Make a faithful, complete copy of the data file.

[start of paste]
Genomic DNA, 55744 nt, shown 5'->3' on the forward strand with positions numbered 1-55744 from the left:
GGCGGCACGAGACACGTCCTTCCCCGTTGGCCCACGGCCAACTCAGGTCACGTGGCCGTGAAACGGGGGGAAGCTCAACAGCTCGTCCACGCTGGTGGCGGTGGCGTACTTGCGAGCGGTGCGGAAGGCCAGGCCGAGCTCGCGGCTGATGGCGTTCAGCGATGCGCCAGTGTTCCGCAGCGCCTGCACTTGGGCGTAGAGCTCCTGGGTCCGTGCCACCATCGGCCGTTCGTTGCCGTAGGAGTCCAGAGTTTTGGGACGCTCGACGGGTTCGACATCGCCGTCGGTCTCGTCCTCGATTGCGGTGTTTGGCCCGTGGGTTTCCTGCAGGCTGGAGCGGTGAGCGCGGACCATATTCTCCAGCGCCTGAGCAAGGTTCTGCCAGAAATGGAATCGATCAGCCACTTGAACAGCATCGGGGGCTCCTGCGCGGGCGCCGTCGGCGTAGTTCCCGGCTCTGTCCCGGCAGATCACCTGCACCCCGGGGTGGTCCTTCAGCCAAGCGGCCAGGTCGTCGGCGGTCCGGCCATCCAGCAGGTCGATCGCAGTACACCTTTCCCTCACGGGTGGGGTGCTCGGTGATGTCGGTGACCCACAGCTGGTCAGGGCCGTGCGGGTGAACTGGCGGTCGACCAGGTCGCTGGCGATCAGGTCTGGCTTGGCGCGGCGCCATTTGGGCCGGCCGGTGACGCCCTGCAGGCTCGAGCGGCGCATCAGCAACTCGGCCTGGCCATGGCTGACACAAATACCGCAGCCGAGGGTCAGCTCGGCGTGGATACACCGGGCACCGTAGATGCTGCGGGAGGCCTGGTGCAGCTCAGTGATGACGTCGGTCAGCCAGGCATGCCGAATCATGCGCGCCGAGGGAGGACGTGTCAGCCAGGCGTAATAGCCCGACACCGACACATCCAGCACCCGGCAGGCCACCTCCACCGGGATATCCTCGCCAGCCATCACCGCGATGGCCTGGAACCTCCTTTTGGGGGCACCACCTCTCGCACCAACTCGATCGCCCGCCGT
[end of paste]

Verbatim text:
Genomic DNA, 55744 nt, shown 5'->3' on the forward strand with positions numbered 1-55744 from the left:
GGCGGCACGAGACACGTCCTTCCCCGTTGGCCCACGGCCAACTCAGGTCACGTGGCCGTGAAACGGGGGGAAGCTCAACAGCTCGTCCACGCTGGTGGCGGTGGCGTACTTGCGAGCGGTGCGGAAGGCCAGGCCGAGCTCGCGGCTGATGGCGTTCAGCGATGCGCCAGTGTTCCGCAGCGCCTGCACTTGGGCGTAGAGCTCCTGGGTCCGTGCCACCATCGGCCGTTCGTTGCCGTAGGAGTCCAGAGTTTTGGGACGCTCGACGGGTTCGACATCGCCGTCGGTCTCGTCCTCGATTGCGGTGTTTGGCCCGTGGGTTTCCTGCAGGCTGGAGCGGTGAGCGCGGACCATATTCTCCAGCGCCTGAGCAAGGTTCTGCCAGAAATGGAATCGATCAGCCACTTGAACAGCATCGGGGGCTCCTGCGCGGGCGCCGTCGGCGTAGTTCCCGGCTCTGTCCCGGCAGATCACCTGCACCCCGGGGTGGTCCTTCAGCCAAGCGGCCAGGTCGTCGGCGGTCCGGCCATCCAGCAGGTCGATCGCAGTACACCTTTCCCTCACGGGTGGGGTGCTCGGTGATGTCGGTGACCCACAGCTGGTCAGGGCCGTGCGGGTGAACTGGCGGTCGACCAGGTCGCTGGCGATCAGGTCTGGCTTGGCGCGGCGCCATTTGGGCCGGCCGGTGACGCCCTGCAGGCTCGAGCGGCGCATCAGCAACTCGGCCTGGCCATGGCTGACACAAATACCGCAGCCGAGGGTCAGCTCGGCGTGGATACACCGGGCACCGTAGATGCTGCGGGAGGCCTGGTGCAGCTCAGTGATGACGTCGGTCAGCCAGGCATGCCGAATCATGCGCGCCGAGGGAGGACGTGTCAGCCAGGCGTAATAGCCCGACACCGACACATCCAGCACCCGGCAGGCCACCTCCACCGGGATATCCTCGCCAGCCATCACCGCGATGGCCTGGAACCTCCTTTTGGGGGCACCACCTCTCGCACCAACTCGATCGCCCGCCGT